Review: It's been a hot minute since Timothy J. Fairplay slipped on his Junior Fairplay guise, but he's done just that for this bleep-tastic new 12" on (Emotional) Especial. "End Of Love" is unabashed in its embrace of early Yorkshire techno tones, making a fine job of resurrecting the bleep spectre and letting it shake up the dance once more. Roy Of The Ravers is a smart choice of remixer, and he brings an off-kilter acid rub to the table in his idiosyncratic, braindance-inflected style. The B-side is equal laden with purposefully dusty dance grooves transplanted from the late 80s / early 90s, with "Faxes From The Future" hitting a particularly sharp point in its lazy breakbeat roll and the clanging harmonies of the stabs.
Review: Jordan Alexander's been rinsing it under his Mall Grab moniker, and every release since his debut back in 2015 has been hotly tipped by us here at Juno towers. EP's for Church, 1080p and Collect-Call have now earned him a spot on Unknown To The Unknown, one of our favourite labels and surely one of the most diverse, too. "I've Always Like Grime", as the name implies, is a house track made by someone who listened to high doses of Crazy Titch and Plastician back in the day, but "Black Palms" does its best to distance itself from the UK thanks to some pretty nasty acid bumps, and "Menace II Society" heads to Chicago with its singular vocal sample and dusty house flex. Sick!
Review: We've been rather spoiled this year with new Convextion material. His 2845 full-length on Artless is arguably one of the best electronic albums of 2016, while his ambient-leaning 12" on Acido was also breathtakingly good. Here, he rounds off the year with a fine 7" single containing two terrific tracks. The veteran producer begins with new road, a delightfully spacey combination of cascading melody lines, similarly tumbling bass, and punchy but laidback electro beats. It's evocative and emotion-rich like much of his best work. Similar accolades could be heaped upon flispide "Summer Nights", a warmer and woozier concoction that sounds like Larry Heard in electro mode.
Review: Having given keen listeners a healthy preview in his Fabric live mix last year, the artist formerly known as Stopmakingme delivers his full-length album for Erol Alkan's Phantasy Sound. It's a limber brew that channels a strong dose of analogue trickery through smart and snappy beat constructions, all bubbling, aquatic synths and troubled delays propelled by unfussy drum patterns so that the melodies can do the talking. Primarily this is a dancefloor album, moving from peppy breakbeat driven numbers to gently bumping house, but always the playful, ineffably warm synth work sets the tone, from "Naive Response"s robotic charm to "Drone Logic"s soaring grind. It's an album brimming in confidence and nailed with precision, and it's packed full of incredibly usable floor rockers to boot.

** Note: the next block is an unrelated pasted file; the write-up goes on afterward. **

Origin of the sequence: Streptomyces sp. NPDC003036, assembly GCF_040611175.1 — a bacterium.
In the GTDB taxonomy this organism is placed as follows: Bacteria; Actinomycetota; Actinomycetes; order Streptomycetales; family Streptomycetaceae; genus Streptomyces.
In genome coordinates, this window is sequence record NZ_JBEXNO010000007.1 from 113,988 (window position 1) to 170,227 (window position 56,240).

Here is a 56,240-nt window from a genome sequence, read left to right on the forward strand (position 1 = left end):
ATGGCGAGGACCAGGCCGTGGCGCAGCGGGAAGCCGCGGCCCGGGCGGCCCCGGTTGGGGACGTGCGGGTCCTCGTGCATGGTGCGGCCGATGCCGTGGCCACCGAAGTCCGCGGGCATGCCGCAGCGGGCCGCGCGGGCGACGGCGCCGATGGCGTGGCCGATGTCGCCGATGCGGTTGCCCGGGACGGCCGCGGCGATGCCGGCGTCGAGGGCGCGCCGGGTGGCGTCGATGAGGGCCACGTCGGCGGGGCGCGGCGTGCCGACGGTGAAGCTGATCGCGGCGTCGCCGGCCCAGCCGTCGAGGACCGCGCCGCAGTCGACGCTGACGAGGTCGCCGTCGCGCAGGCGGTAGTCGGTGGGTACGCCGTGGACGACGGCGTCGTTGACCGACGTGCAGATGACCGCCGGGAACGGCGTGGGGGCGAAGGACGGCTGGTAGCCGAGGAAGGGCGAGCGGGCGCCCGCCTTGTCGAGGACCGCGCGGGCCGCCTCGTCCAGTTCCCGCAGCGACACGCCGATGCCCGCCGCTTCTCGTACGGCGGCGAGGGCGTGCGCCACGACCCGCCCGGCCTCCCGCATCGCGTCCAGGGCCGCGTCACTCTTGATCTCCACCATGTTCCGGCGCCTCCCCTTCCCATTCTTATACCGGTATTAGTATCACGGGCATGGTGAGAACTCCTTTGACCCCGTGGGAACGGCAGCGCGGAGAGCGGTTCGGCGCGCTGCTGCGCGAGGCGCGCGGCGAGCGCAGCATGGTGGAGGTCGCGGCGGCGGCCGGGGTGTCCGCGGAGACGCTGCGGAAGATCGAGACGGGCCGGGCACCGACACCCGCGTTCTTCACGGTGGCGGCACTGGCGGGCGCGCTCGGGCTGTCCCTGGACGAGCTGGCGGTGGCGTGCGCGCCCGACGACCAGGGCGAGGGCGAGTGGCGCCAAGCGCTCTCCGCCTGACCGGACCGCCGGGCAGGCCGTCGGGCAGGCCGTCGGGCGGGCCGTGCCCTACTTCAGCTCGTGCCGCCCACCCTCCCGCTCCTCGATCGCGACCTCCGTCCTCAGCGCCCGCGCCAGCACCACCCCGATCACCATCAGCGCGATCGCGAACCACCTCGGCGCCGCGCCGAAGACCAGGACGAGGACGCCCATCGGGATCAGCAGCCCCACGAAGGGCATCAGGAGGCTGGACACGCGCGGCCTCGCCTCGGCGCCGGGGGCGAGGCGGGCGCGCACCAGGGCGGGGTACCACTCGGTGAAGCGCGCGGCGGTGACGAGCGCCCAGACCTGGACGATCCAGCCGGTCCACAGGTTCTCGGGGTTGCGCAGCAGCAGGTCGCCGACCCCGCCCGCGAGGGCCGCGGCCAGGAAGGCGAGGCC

Review: Sound Signature are at it again with their dark, driving and jackin' grooves. Every time Theo Parrish decides a tune is worth pressing up nice and loud on vinyl, it's wise to pay attention. And so it proves here, with Chicago native Spekter dropping one-sided 12" "Pipe Bomb", a deadly and pounding excursion into the murkier corners of house music. It's not one for the faint hearted either, as an overwhelming sense of moodiness pushes ever forward, dripping in twisted samples and heavy techno kicks.
Review: Following the series of Drexciya retrospectives on Clone, Tresor has dug their own sizable archives to revisit some of the work James Stinson and Gerald Donald committed to the Berlin institution in their time working together. Having already reissued the Drexciya LP Return To Neptunes Lair, Tresor now present a reissue of The Opening Of The Cerebral Gate, the 2001 LP from the late James Stinson's Transllusion project. Initially released on Tresor offshoot Supremat, this new triple LP edition from the label includes three cuts that were not present on the original vinyl version. Given how much og copies command on the second hand market, Drexciya fans without a copy should consider this an essential purchase!
Review: There's been much debate over the years about whose version of this seminal track was in fact the best. Laurent Garnier's 1997 classic "Crispy Bacon" gets a vinyl re-issue and it still stands the test of time. You can just imagine how innovative and futuristic this adrenalised peak time weapon sounded like in the mid-nineties. On the flip, the equally legendary Jeff Mills delivers his take on the track, keeping in mind that this is one of only a handful he's ever done. There's relentless and punishing cyclicality on offer here; the sharply resonating loops, that brutally overdriven 808 kick.. it's one of those secret weapons that never leaves the bag of the best techno DJs. Choose your side, but either way it's a definitely a classic!